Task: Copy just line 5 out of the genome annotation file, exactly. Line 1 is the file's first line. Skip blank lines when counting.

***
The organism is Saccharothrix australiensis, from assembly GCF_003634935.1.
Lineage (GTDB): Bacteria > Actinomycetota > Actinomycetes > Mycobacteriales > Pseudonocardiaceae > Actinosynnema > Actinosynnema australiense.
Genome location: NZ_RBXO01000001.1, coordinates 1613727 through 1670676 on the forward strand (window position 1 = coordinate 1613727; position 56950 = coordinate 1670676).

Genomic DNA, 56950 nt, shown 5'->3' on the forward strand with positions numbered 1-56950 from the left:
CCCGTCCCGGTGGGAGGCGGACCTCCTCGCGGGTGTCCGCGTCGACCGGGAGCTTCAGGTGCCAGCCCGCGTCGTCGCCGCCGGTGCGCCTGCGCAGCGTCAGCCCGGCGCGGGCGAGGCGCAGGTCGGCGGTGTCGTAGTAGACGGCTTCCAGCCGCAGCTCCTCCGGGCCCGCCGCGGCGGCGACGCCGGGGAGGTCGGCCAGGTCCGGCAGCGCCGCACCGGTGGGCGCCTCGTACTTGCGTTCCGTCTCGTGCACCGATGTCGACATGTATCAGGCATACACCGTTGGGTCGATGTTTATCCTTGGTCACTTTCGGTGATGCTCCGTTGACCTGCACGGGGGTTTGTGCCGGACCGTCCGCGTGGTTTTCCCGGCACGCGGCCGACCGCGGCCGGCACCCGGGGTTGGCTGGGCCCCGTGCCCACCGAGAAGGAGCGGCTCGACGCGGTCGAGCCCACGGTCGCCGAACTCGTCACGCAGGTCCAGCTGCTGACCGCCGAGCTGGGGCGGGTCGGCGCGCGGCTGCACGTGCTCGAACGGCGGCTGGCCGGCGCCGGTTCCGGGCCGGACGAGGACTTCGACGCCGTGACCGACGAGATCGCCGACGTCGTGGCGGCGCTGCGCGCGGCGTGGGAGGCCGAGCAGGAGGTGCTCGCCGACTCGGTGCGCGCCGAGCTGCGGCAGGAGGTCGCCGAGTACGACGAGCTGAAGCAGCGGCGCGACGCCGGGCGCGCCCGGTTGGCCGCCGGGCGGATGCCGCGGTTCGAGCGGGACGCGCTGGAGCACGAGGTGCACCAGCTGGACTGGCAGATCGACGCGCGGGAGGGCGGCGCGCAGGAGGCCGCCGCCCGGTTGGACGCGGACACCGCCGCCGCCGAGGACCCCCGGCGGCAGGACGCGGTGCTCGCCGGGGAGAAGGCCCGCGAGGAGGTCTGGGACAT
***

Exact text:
CCCGTCCCGGTGGGAGGCGGACCTCCTCGCGGGTGTCCGCGTCGACCGGGAGCTTCAGGTGCCAGCCCGCGTCGTCGCCGCCGGTGCGCCTGCGCAGCGTCAGCCCGGCGCGGGCGAGGCGCAGGTCGGCGGTGTCGTAGTAGACGGCTTCCAGCCGCAGCTCCTCCGGGCCCGCCGCGGCGGCGACGCCGGGGAGGTCGGCCAGGTCCGGCAGCGCCGCACCGGTGGGCGCCTCGTACTTGCGTTCCGTCTCGTGCACCGATGTCGACATGTATCAGGCATACACCGTTGGGTCGATGTTTATCCTTGGTCACTTTCGGTGATGCTCCGTTGACCTGCACGGGGGTTTGTGCCGGACCGTCCGCGTGGTTTTCCCGGCACGCGGCCGACCGCGGCCGGCACCCGGGGTTGGCTGGGCCCCGTGCCCACCGAGAAGGAGCGGCTCGACGCGGTCGAGCCCACGGTCGCCGAACTCGTCACGCAGGTCCAGCTGCTGACCGCCGAGCTGGGGCGGGTCGGCGCGCGGCTGCACGTGCTCGAACGGCGGCTGGCCGGCGCCGGTTCCGGGCCGGACGAGGACTTCGACGCCGTGACCGACGAGATCGCCGACGTCGTGGCGGCGCTGCGCGCGGCGTGGGAGGCCGAGCAGGAGGTGCTCGCCGACTCGGTGCGCGCCGAGCTGCGGCAGGAGGTCGCCGAGTACGACGAGCTGAAGCAGCGGCGCGACGCCGGGCGCGCCCGGTTGGCCGCCGGGCGGATGCCGCGGTTCGAGCGGGACGCGCTGGAGCACGAGGTGCACCAGCTGGACTGGCAGATCGACGCGCGGGAGGGCGGCGCGCAGGAGGCCGCCGCCCGGTTGGACGCGGACACCGCCGCCGCCGAGGACCCCCGGCGGCAGGACGCGGTGCTCGCCGGGGAGAAGGCCCGCGAGGAGGTCTGGGACAT